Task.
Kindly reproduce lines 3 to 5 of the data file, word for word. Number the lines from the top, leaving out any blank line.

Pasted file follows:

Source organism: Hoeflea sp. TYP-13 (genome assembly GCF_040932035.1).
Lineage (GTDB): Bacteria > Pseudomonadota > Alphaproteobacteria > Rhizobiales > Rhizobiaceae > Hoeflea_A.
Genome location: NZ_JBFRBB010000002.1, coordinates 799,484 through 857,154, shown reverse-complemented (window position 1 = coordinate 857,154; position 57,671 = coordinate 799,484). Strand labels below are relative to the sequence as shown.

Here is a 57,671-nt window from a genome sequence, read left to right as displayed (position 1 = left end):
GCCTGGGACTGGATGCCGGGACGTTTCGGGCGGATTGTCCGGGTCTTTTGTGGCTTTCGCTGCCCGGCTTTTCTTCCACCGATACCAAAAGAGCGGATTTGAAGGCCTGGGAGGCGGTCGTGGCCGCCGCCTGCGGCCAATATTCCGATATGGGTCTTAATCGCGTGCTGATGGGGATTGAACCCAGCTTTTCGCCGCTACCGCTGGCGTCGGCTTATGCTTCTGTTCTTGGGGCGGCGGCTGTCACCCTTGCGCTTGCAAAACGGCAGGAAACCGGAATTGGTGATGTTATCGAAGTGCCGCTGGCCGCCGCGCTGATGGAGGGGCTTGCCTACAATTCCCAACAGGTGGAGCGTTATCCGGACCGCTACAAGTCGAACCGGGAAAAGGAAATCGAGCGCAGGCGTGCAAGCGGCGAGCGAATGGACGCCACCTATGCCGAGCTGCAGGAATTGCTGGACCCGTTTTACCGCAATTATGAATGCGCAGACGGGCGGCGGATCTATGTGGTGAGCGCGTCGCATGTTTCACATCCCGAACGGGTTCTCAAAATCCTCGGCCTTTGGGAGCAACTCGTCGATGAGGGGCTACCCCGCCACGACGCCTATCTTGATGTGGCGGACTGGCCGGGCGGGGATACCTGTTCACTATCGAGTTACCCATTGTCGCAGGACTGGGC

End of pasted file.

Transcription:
Genome location: NZ_JBFRBB010000002.1, coordinates 799,484 through 857,154, shown reverse-complemented (window position 1 = coordinate 857,154; position 57,671 = coordinate 799,484). Strand labels below are relative to the sequence as shown.

Here is a 57,671-nt window from a genome sequence, read left to right as displayed (position 1 = left end):
GCCTGGGACTGGATGCCGGGACGTTTCGGGCGGATTGTCCGGGTCTTTTGTGGCTTTCGCTGCCCGGCTTTTCTTCCACCGATACCAAAAGAGCGGATTTGAAGGCCTGGGAGGCGGTCGTGGCCGCCGCCTGCGGCCAATATTCCGATATGGGTCTTAATCGCGTGCTGATGGGGATTGAACCCAGCTTTTCGCCGCTACCGCTGGCGTCGGCTTATGCTTCTGTTCTTGGGGCGGCGGCTGTCACCCTTGCGCTTGCAAAACGGCAGGAAACCGGAATTGGTGATGTTATCGAAGTGCCGCTGGCCGCCGCGCTGATGGAGGGGCTTGCCTACAATTCCCAACAGGTGGAGCGTTATCCGGACCGCTACAAGTCGAACCGGGAAAAGGAAATCGAGCGCAGGCGTGCAAGCGGCGAGCGAATGGACGCCACCTATGCCGAGCTGCAGGAATTGCTGGACCCGTTTTACCGCAATTATGAATGCGCAGACGGGCGGCGGATCTATGTGGTGAGCGCGTCGCATGTTTCACATCCCGAACGGGTTCTCAAAATCCTCGGCCTTTGGGAGCAACTCGTCGATGAGGGGCTACCCCGCCACGACGCCTATCTTGATGTGGCGGACTGGCCGGGCGGGGATACCTGTTCACTATCGAGTTACCCATTGTCGCAGGACTGGGC